The bus transportation in North Macedonia, burdened by problems already, gets the nail in the coffin by the coronavirus! (Multimedia)

An empty waiting room with few people quickly purchasing their tickets at the ticket officer and hastily heading out towards the platforms.

This is the picture that can be seen at the Skopje Bus Station these days. The usual crowd is gone and the platforms are empty. The people simply cannot miss the occassional bus to their destinations.

The guards have very little to do at the entrance. Only randomly a passenger would appear and hand over the ticket for check… The buses are half-empty, at least, whenever they leave the Skopje Bus Station for their final destinations.

“The drop in the number of passengers compared to the same period last year between 01.01-31.08.2019 and 01.01-31.08.2020 expressed in percentages, denotes a decrease by 70% in the transportation nationwide and a decrease by 85% in the international transport of passengers,” explains the Rule Tours company about the sad situation that the bus transportation in Macedonia is currently in.

Almost identical data has arrived from the State Statistical Office about the first 6 months of this year, when the lowest number of 1.605.000 transferred passengers was registered, out of whom only 390.000 persons have used the bus in the period between April-June 2020. By comparison, during the first 6 months of 2019, 3.247.000 passengers used this transportation while during the same period in 2018 there were 4.242.000 passengers.

Empty platforms at the Skopje bus station; Photo credit: Bojan Blaževski

The enormous decrease in the number of passengers that happened with the coronavirus has hit the bus transportation companies very badly. The decision to introduce long lockdowns has left its consequences especially with the measure to limit the number of passengers of up to 50 % of the vehicles’ maximum capacity (buses and vans). On the 11th of August, the Government introduced less strict measures, with a possibility for the buses to head to their destinations with up to 75% capacity.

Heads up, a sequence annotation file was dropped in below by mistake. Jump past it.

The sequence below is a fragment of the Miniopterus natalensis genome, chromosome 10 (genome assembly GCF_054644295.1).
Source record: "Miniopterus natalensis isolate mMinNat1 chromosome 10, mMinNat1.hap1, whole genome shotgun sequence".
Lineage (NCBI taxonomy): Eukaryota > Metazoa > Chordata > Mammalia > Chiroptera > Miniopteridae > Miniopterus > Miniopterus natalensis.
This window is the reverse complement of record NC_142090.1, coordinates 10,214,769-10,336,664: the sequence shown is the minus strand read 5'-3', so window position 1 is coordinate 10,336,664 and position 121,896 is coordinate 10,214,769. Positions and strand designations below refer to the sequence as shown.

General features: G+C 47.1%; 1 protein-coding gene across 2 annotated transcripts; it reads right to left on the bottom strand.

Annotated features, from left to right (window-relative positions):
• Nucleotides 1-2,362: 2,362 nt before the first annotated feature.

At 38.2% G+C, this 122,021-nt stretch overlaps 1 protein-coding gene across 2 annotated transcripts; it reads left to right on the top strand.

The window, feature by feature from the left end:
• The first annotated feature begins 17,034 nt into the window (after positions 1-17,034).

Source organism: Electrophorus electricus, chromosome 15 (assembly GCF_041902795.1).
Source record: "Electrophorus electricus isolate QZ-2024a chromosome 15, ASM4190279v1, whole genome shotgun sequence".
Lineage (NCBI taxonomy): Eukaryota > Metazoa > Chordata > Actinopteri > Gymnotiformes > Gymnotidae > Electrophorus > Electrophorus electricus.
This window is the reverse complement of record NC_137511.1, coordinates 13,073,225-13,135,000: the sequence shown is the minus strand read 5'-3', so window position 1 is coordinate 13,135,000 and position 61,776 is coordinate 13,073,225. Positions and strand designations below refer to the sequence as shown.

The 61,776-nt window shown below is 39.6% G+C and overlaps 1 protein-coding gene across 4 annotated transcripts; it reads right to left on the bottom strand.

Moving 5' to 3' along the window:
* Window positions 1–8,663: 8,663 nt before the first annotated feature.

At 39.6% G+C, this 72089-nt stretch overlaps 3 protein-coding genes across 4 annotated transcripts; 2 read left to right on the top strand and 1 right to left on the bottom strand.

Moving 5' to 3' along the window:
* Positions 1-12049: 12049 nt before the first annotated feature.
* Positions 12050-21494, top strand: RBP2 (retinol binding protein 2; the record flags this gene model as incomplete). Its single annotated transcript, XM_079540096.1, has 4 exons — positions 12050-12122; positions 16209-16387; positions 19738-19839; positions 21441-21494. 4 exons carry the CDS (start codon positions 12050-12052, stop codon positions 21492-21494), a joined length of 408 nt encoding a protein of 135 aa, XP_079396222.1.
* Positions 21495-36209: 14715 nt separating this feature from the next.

“The COVID-19 crisis has indeed left the bus transportation companies without revenues and the bus transportation is one of the most severely hit branches together with tourism, the hotel business and the catering industry”, said the Rule Tours company, that is managing the Intercity bus station in Skopje.

The company fears that the COVID-19 epidemic worsens again, and, with it, the authorities could introduce even stricter measures in an effort to prevent the virus’ spread. It is questionable if our economy would be able to survive another lockdown, said Rule Tours. sent several questions about the same issue to the Association of Transport companies “Istok” and the Transport company Galeb, Ohrid, but they weren’t in willing to comment about the state that the bus transporters are in during the corona crisis.

The coronavirus and the drastic decline in the number of passengers are the last of the several problems that the bus transporters have been facing in the past several years. The unprincipled competition by illegal taxi drivers, the aging bus fleet, the rise in the number of people that are using their cars for travel, are some of the challenges that lie in front of them. Last year, a critical point was reached with the tragic bus accident near Laskarci, when 16 passengers lost their lives.

The numbers of unlicensed taxi drivers are growing, the buses are traveling empty

Even during the COVID crisis, the unlicensed taxi drivers remain the most bitter problem that the bus transporters face every day. It is simply impossible to enter the Skopje bus station and not be get a ride offer for taxi transportation to any location in the city and destinations to cities such as Ohrid, Tetovo, Veles… Even the citizens and the bus transporters know the locations in the capital where the unlicensed taxi drivers have stops. At the bus station near the Soborna Crkva in the center of Skopje, one can catch a van or a car to take you to Tetovo, and at Bit Pazar, there are parked cars there offering transportation to Kumanovo or Veles.

At the moment, around 60% of the passengers are using unlicensed taxi drivers who are paid in cash and issue no receipts. They are driving their vehicles without any licenses, the drivers are unlicensed, no employment record, and are only making profits that aren’t registered anywhere, they are driving vehicles that are older than the buses and technically faulty” briefly described Rule Tours the current situation with the unlicensed taxi drivers in the state.

Passengers at the Skopje bus station; Photo Credit> Bojan Blaževski